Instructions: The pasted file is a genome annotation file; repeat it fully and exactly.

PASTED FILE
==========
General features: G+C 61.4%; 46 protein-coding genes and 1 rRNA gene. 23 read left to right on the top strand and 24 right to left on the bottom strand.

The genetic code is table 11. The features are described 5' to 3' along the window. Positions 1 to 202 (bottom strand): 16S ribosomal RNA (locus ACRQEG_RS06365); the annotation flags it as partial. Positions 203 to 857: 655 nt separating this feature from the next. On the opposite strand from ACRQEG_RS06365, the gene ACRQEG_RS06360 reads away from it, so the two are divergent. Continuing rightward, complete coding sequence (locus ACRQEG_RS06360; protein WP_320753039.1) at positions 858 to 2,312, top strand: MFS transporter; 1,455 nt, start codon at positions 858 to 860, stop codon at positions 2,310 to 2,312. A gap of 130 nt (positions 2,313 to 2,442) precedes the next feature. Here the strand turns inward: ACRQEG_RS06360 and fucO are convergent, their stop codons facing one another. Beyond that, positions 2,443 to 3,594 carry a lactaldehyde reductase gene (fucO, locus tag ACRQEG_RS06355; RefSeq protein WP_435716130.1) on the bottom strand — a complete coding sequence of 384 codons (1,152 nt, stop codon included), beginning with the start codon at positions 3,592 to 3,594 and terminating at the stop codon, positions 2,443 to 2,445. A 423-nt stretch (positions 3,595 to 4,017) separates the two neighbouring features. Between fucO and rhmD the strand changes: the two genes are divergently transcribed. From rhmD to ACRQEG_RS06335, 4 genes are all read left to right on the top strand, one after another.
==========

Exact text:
General features: G+C 61.4%; 46 protein-coding genes and 1 rRNA gene. 23 read left to right on the top strand and 24 right to left on the bottom strand.

The genetic code is table 11. The features are described 5' to 3' along the window. Positions 1 to 202 (bottom strand): 16S ribosomal RNA (locus ACRQEG_RS06365); the annotation flags it as partial. Positions 203 to 857: 655 nt separating this feature from the next. On the opposite strand from ACRQEG_RS06365, the gene ACRQEG_RS06360 reads away from it, so the two are divergent. Continuing rightward, complete coding sequence (locus ACRQEG_RS06360; protein WP_320753039.1) at positions 858 to 2,312, top strand: MFS transporter; 1,455 nt, start codon at positions 858 to 860, stop codon at positions 2,310 to 2,312. A gap of 130 nt (positions 2,313 to 2,442) precedes the next feature. Here the strand turns inward: ACRQEG_RS06360 and fucO are convergent, their stop codons facing one another. Beyond that, positions 2,443 to 3,594 carry a lactaldehyde reductase gene (fucO, locus tag ACRQEG_RS06355; RefSeq protein WP_435716130.1) on the bottom strand — a complete coding sequence of 384 codons (1,152 nt, stop codon included), beginning with the start codon at positions 3,592 to 3,594 and terminating at the stop codon, positions 2,443 to 2,445. A 423-nt stretch (positions 3,595 to 4,017) separates the two neighbouring features. Between fucO and rhmD the strand changes: the two genes are divergently transcribed. From rhmD to ACRQEG_RS06335, 4 genes are all read left to right on the top strand, one after another.